- It’s a promise to pay rather than buying from the insurance company
But won’t we fund the difference back in claims?
Healthcare is used unevenly and in the 14 years we’ve been doing ShareFunding, no client has ever funded back the entire premiums savings in claims.
Here is a simple example:
Things are starting to look up. Photo by Jude Beck on Unsplash
Let’s say that traditional insurance costs you $1.00 (haha, I know what world do I live in?? Just trying to keep it simple).
BBG comes in and recommends you buy the highest deductible possible for $0.60. Right now things are looking up as you’ve reduced your healthcare costs by 40%.
The next step involves building the SharedFunding plan you would like to promise to your employees. BBG can build any type of ShareFunding plan you’d like. Most employers choose to mimic their former traditional plan. This way employees still get the same benefit they are used to receiving.
Most likely you’ll end up funding approximately $0.20 in claims for employees who utilize the SharedFunding plan.
That brings your final cost up to $0.80 for a 20% savings. Not too bad, eh?
The Compound Savings of ShareFunding
Saving 20% on your healthcare costs when you initially set up SharedFunding is lovely, yes? But what makes it even lovelier is what happens in the years to come.
Since pictures speak 1,000 words, let me explain with a graph:
Here at BBG we tend to look at the average cost per employee per year as a benchmark. The reason is that your enrollment fluctuates each year. You can calculate your average cost per employee per year by taking your total costs divided by your current enrollment.
The above graph includes numbers from a real client who has been SharedFunding since 2012.
As you can see their average cost per employee per year were at $15,197 with traditional insurance in 2012/2013. By switching to SharedFunding that year, we were able to reduce that number by 39%. Whoa!! Then in 2014/2015 they embraced a more robust form of SharedFunding and reduced their cost another 21%.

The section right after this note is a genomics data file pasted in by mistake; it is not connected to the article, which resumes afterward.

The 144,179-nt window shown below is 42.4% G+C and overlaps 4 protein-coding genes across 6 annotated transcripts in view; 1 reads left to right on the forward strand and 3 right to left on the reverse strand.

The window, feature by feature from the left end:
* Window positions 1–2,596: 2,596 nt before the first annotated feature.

While we are pretty good, we are not magical. Unfortunately, you’ll notice their healthcare costs did rise through the years with SharedFunding. However, the true value of SharedFunding is that your increases are on a smaller premium amount; hence, the compound savings of SharedFunding.
To show this we assumed they would have received a trend increase of 5% each year if they had stayed on the traditional route. Based on past renewal trends, this was an appropriate average increase to assume.
Firstly, they are not even close to what their average cost per employee was in 2011/2012. Secondly, while both graphs go up the gap between them grows!
Healthcare is likely one of your biggest expenses as an employer. The math of self-funding may not work for small employers, but the math of SharedFunding most likely will. Here are BBG, we have fun delivering strong benefits to your employees while reducing the amount of premium you pay to the insurance company.
Your employees will still have access to the network that the insurance carriers provide. Additionally, you will be protected from catastrophic claims with a mini stop loss in purchasing a high deductible plan from the carrier. Furthermore you can deliver the same benefits to your employees by promising to fund. Lastly, with a promise to fund, you, the employer, will be able to retain more dollars in your business.
If you are interested in seeing if SharedFunding might be a good fit for your company, don’t hesitate to reach out to us for a no obligation analysis.
Lastly, we will be running a series on SharedFunding and in this series we plan to get into the details on a more granular level.
Drug Coupons Explained
We encourage and help anyone we can to obtain a coupon for their prescriptions.. We know, however, that there are emerging issues with them.
Drug manufacturers have some amazing but expensive medications. They have created coupon programs that help the consumer pay for the prescriptions up until that consumer reaches their insurance company deductible (most coupon programs require the consumer has insurance).
For the consumer, that appears to be fine. That is the good.